Shusaku Arakawa was a Japanese conceptual artist and architect. He had a personal and artistic partnership with the writer and artist Madeline Gins that spanned more than four decades. Later in his life, Arakawa and Gins were more commonly associated with architectural projects aimed toward the longevity of human life expectancy.
Nihonga are Japanese paintings from about 1900 onwards that have been made in accordance with traditional Japanese artistic conventions, techniques and materials. While based on traditions over a thousand years old, the term was coined in the Meiji period of Imperial Japan, to distinguish such works from Western-style paintings or Yōga (洋画).
Tarō Okamoto was a Japanese artist noted for his abstract and avant-garde paintings and sculpture.
Takeuchi Seihō was a Japanese painter of the nihonga genre, active from the Meiji through the early Shōwa period. One of the founders of nihonga, his works spanned half a century and he was regarded as master of the prewar Kyoto circle of painters. His real name was Takeuchi Tsunekichi.
Hishida Shunsō was the pseudonym of a Japanese painter from the Meiji period. One of Okakura Tenshin's pupils along with Yokoyama Taikan and Shimomura Kanzan, he played a role in the Meiji era innovation of Nihonga. His real name was Hishida Miyoji. He was also known for his numerous paintings of cats.
Yōga is a term, coined in the Meiji period, to distinguish works from indigenous traditional Japanese paintings, or Nihonga (日本画). It designates a style of paintings by Japanese artists made in accordance with Western (European) traditional conventions, techniques and materials.
Josiah Conder was a British architect who was hired by the Meiji Japanese government as a professor of architecture for the Imperial College of Engineering and became architect of Japan's Public Works. He started his own practice after 1888.
Syoh Yoshida is a Japanese artist of the nihonga and ink painting genre.
Sarah Brayer is an American artist who works in both Japan and the United States. She is internationally known for her poured washi paperworks, aquatint and woodblock prints. In 2013 Japan's Ministry of Culture awarded Sarah its Bunkacho Chokan Hyosho for dissemination of Japanese culture abroad through her creations in Echizen washi. She currently resides in Kyoto, Japan and New York, U.S.A.
Makoto Aida is a contemporary Japanese artist known for his provocative works of manga, painting, video, photography, sculpture, and installation. Though less well-known internationally than Takashi Murakami or Yoshitomo Nara, he is recognized in Japan as one the preeminent figures of Japanese contemporary art.
Takesada Matsutani is a Japanese contemporary mixed-media artist. He was a member of the Gutai group from 1963 to the dissolution of the group in 1972. His well-known work involves a technique of blowing a gust of air into a puddle of vinyl wood glue, creating bulges, bubbles, and drips, then covered by patient strokes of graphite pencil. Matsutani's works are represented in a large number of prestigious art museums and collections around the world. In 2002 the artist, who has lived a large part of his childhood in Nishinomiya, received the Nishinomiya City Cultural Award.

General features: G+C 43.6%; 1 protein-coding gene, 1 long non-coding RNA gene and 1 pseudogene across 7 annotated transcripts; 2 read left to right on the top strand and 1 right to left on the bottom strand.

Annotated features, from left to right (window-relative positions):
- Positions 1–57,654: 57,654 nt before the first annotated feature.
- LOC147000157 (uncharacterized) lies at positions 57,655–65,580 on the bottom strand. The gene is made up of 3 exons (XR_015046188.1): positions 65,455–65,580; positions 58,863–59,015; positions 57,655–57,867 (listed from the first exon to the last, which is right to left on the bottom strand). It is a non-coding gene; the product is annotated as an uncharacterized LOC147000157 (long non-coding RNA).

Tomoko Kashiki is a Japanese artist based in Kyoto, Japan. She is known for her paintings, which often portray dreamlike scenes of lone female figures.
Saburo Murakami was a Japanese visual and performance artist. He was a member of the Gutai Art Association and is best known for his paper-breaking performances (kami-yaburi) in which he burst through kraft paper stretched on large wooden frames. Paper-breaking is a canonical work in the history of Japanese post-war art and for the history of performance art. Murakami’s work includes paintings, three-dimensional objects and installation as well as performance, and is characterized by a highly conceptual approach that transcends dualistic thinking and materializes in playful interactive forms and often thematizes time, chance and intuition.
Matsuoka Hisashi was a Japanese painter in the yōga style.
Kawakami Tōgai, originally Hiroshi was a Japanese painter; one of the first to work in the yōga (Western) style.
Yuki Katsura was a Japanese artist whose career spanned from the pre-war to the post-war eras. During her artistic trajectory of six decades, Katsura employed painting, mixed media collage, and caricature responding to aspects of the Japanese society and the established canon of Japanese art during the 20th century. Influenced by both Japanese traditions and Western movements, Katsura engaged with a handful of both figurative and abstract references and typologies including allegories, folkloric iconography, color field painting, as well as real-life scenes of critical events in mid-century Japan. Her diverse approaches, engagement with critical issues, and adherence to personal independence together made her a pioneer of avant-garde art in Japan before and after the war.
Katsuhiro Yamaguchi was a Japanese artist and art theorist based in Tokyo and Yokohama. Through his collaborations, writings, and teaching, he promoted an interdisciplinary avant-garde in postwar Japan that served as the foundation for the emergence of Japanese media art in the early 1980s, a field in which he remained active until his death. He represented Japan at the 1968 Venice Biennale and the 1975 Bienal de São Paulo, and served as producer for the Mitsui Pavilion at Expo '70 in Osaka.